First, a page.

We have considered whether to remand this part of the cause to the trial court for consideration by that court and entry of its findings with respect to whether appellants may maintain this second motion under S. Ct. Rule 27.26(d) and have concluded not to do so.
We have reached this conclusion because the appellants' first rule 27.26 motion, as amended, and the transcript of the evidence taken on that motion clearly show that all of the grounds asserted by appellants in their combined 27.25-27.26 motion, except (g), were either asserted as a ground in the first motion or were developed during the hearing as evidentiary support of an asserted ground, and that the trial court ruled against appellants on the asserted grounds.
For instance, the first 27.26 motion alleged appellants were interrogated, etc., before being informed of their constitutional right to remain silent and to have counsel. In support of this, appellants testified that upon being apprehended on the highway, one of their number said, "Look, don't nobody say anything, constitutional rights", and that one of the officers grabbed him and said, "Oh, you're a wise guy" and threw him against the car. This alleged event is asserted as ground (b) in the second motion and put forward as a separate basis for relief. Thus the records reflect that the ground was known to and asserted by appellants at the time of this first motion. The same is true as to the other grounds asserted in the 27.25-27.26 motion. Since the records here show that the grounds asserted in the second motion were asserted in the first motion and were ruled adversely to appellants in the first motion, it would serve no useful purpose to remand for an entry by the trial court of this finding.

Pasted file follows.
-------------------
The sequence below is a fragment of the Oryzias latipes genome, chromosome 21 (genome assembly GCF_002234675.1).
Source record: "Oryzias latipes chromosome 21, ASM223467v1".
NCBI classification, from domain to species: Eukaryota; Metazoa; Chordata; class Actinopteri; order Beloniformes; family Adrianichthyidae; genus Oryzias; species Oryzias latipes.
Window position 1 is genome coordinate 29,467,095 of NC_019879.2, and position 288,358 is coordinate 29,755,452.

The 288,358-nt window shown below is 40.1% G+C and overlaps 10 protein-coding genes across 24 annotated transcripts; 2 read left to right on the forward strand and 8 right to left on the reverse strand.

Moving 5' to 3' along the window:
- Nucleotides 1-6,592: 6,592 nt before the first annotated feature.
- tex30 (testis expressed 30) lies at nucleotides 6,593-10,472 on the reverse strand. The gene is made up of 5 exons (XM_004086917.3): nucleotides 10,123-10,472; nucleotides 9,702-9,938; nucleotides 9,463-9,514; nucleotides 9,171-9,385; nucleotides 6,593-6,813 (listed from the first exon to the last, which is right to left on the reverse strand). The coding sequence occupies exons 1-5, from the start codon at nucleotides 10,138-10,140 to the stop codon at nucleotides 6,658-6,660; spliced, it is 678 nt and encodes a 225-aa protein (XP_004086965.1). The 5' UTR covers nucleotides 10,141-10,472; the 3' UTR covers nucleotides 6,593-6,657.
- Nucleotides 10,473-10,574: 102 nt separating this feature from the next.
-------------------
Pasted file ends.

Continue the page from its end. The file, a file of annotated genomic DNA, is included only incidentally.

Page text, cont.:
In ground (g) of the second motion, appellants contend that original trial counsel were ineffective because they allowed appellants to plead to the charge on the same day they were appointed. This, say appellants, failed to allow time for investigation, reflection or preparation of the case, all to the detriment and prejudice of appellants.
Appellants' first motion alleges they had counsel at arraignment and they so testified. The arraignment was on May 3, 1968, and the only plea entered on that date was "not guilty". The pleas of guilty *842 were entered July 1, 1968. The point has no merit and is overruled.
The judgments of the circuit court of June 2, 1968, overruling appellant's Veneri's rule 27.26 motion and of January 12, 1970, overruling Veneri's combined rule 27.25-27.26 motion are affirmed.
The judgments of the circuit court of June 2, 1968, overruling Leo Reilly's rule 27.26 motion and of January 12, 1970, overruling Reilly's combined rule 27.25-27.26 motion are affirmed.
All of the Judges concur.